Is the US the world’s most uptight nation regarding sex? Maybe not the most, but certainly among them. For example, the US has more laws regulating sexual behavior than all European countries combined. US prudishness is so severe as to be deadly. To end sexual violence and harassment against women, something has to change.
Is America the World’s Most Uptight Nation When It Comes to Sex?
Less than half of girls and boys in the US have received the HPV vaccinations that can protect them from deadly cancers. Why? Because HPV is a sexually transmitted infection (STI), and discussing teen sexual activity is taboo. Many doctors refuse to recommend the vaccine because they are uncomfortable discussing STIs.
Related to this prudishness is the view that women’s bodies are purely sexual and therefore all female nudity is provocative and shameful. Even public breastfeeding makes most Americans uncomfortable because a woman’s breast is exposed.
This prudishness about women’s bodies claims to be “protecting” women. At its heart, however, it is about power rather than sex. The “protection” it provides is both seductive and insidious. Seductive, because many women find it comforting to imagine that men are protecting them from danger, even strangers such as legislators—insidious in its implications.
Whom do we protect? Children and adults who are too young, inexperienced, weak, or incompetent to protect themselves. Putting a normal adult woman into this category disempowers her, ensuring that someone else can dictate the most intimate conditions of her life: how she dresses, where she can go alone, whether she has final authority over her own body.
Prudishness also justifies a perceived division between “good” and “bad” women. The former are modest, compliant and “covered up.” The latter, bold, proud, and independent. That separation buttresses men’s sense that they can treat “bad” women badly. Because the women are “out there,” they can be objectified, attacked, harassed, groped. The result is evident, as the tidal wave of sexual violence and harassment reports continues to grow.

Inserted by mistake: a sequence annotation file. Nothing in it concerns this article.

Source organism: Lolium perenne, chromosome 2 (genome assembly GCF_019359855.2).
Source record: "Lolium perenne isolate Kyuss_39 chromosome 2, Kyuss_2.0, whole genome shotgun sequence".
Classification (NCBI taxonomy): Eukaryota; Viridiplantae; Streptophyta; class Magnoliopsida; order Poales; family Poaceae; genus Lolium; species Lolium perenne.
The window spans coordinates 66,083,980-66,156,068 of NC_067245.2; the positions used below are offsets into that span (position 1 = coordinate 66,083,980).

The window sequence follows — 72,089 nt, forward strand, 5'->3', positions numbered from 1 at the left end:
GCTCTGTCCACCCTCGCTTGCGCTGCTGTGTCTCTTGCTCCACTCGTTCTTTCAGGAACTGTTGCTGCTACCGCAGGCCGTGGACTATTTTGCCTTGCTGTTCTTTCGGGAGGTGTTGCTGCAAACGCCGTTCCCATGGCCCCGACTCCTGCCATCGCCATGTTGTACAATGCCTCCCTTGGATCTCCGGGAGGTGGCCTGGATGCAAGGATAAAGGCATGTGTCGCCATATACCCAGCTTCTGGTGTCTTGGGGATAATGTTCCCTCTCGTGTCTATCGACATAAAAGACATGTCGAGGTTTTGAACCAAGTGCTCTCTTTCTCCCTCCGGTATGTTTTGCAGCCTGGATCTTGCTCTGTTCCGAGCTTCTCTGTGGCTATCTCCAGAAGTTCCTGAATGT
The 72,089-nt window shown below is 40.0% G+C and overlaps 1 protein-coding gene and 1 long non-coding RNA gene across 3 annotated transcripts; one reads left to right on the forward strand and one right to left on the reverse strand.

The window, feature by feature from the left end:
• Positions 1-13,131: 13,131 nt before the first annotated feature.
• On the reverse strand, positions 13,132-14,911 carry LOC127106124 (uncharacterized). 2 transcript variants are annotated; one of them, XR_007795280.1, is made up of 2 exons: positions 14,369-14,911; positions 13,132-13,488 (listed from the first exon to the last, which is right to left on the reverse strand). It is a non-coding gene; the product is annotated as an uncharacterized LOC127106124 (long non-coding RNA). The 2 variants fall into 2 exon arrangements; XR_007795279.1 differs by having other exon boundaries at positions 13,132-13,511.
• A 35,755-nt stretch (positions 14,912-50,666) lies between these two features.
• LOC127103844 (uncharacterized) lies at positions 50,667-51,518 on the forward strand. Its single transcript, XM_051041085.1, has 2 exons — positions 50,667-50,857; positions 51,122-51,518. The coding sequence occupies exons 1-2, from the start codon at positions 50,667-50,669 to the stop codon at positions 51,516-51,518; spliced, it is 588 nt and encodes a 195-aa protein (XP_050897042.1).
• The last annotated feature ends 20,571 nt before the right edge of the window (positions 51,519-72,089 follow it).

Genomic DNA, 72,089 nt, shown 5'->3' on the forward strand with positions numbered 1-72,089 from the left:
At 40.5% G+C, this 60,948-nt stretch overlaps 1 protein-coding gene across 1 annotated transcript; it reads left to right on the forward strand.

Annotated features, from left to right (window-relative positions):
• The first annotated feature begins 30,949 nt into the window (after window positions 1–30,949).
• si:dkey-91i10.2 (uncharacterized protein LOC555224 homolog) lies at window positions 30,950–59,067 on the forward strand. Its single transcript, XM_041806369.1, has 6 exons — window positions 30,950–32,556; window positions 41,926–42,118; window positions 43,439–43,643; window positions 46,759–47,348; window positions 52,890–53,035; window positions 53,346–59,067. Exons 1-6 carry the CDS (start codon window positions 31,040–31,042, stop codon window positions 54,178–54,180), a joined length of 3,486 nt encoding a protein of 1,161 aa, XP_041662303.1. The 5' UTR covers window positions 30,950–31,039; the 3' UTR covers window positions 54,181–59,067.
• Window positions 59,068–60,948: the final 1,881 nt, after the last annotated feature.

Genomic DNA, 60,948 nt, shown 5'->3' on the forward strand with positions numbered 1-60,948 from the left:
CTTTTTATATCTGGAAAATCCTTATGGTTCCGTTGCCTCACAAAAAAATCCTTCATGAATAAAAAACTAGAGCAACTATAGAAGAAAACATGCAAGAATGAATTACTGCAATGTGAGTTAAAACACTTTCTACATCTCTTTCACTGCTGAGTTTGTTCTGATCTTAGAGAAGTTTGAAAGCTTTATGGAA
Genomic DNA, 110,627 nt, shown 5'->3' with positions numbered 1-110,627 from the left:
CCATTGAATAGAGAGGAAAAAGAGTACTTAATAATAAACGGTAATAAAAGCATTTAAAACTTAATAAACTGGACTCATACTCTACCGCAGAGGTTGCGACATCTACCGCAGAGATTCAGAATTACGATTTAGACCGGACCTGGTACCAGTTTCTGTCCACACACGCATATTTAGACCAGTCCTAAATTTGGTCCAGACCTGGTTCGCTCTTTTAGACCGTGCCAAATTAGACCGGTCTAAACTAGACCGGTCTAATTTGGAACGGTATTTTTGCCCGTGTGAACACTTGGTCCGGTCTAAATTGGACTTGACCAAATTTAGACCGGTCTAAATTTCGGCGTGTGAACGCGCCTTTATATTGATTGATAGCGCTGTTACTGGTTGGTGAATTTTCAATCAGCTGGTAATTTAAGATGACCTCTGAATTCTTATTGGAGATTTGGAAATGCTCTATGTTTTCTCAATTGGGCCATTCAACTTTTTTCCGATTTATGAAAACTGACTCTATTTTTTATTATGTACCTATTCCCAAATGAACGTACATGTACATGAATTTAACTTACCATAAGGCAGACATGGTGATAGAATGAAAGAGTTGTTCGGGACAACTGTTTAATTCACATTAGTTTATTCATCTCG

Despite broad recognition of this public health epidemic and dedicated efforts to end sexual violence and harassment, few programs have been successful. The problem is that they are fighting an uphill battle against the prevailing social mores described above. If men are inherently more powerful than women and can define “good” and “bad” women, the only way to end sexual assault and harassment is to convince men they should not assault women. Otherwise, the only option is to mitigate the impact by convincing bystanders to intervene, or training women to defend themselves.
We need a completely new approach. Let’s consider societies with two striking cultural differences from the US. These cultures hold that women are equal to men and that women, from teenhood, should have complete control over their own bodies.
Consider the Kreung society of the lovely Ratanakiri (“Mountain of Jewels”) Province in Cambodia. The Kreung believe that healthy, loving marriages require women who are strong, self-assured, and have self-confidence about their sexuality. Parents help each teen daughter achieve this state by giving her a room of her own. She can invite a boy she likes to spend the night in her room. There, she makes all the rules and reigns supreme. Will they talk the night away? Sleep? Cuddle? Have sex? She alone decides. In this completely secure space, she is free to explore her own sexuality, to discover what pleases her. When she says, “No,” he obeys instantly, without argument or bad feelings. A boy who flouts this rule faces severe penalties from the entire community, as do his parents.
Take another interesting group, the Vanatinai, a small island society off New Guinea. There, women and men are equal in all major aspects of life: decision-making, ritual practices, spiritual power, property holdings, and sexual activity. By working hard to gain goods and giving them away through ritual generosity, anyone of any sex can become one of the authoritative and influential leaders known as “gia”. Everyone is free to engage in sex before marriage, to end a marriage, and to marry as often as, and with whomever, he or she wishes.
The result? Divorce is rare in these societies; sexual violence virtually unknown.
Sexual violence and harassment are rooted in the very foundations of culture. It is not enough to tell men they should not indulge, or bystanders that they should intervene, or women that they should protect themselves. Ending sexual violence and harassment requires a fundamental shift in cultural attitudes and values, beginning with equality between women and men, and women’s complete control over their own bodies. This change includes ending the putative “protection” of women—including laws to restrict abortion, to regulate women’s attire in ways that are different from those for men, or other social and legal constraints that claim to “protect” but actually disempower and diminish women. Only such basic cultural and legal changes will make it possible to end sexual violence and harassment against women.
Cdc.gov. (2017). Sexual Violence: Prevention Strategies. [online] Available here.
Lepowsky, M. (1993). Fruit of the motherland. New York: Columbia University Press.
Mullin, E. The Cancer Vaccine That Too Many People Ignore. (2017). MIT Technology Review, 120 (6), pp.16-17.
Muong, V. (2014). ‘Love huts’ of Ratanakiri minorities: Is a tradition quietly slipping away?. The Phnom Penh Post.
Procida, R. and Simon, R. (2007). Global perspectives on social issues. Lanham, Md.: Lexington Books.
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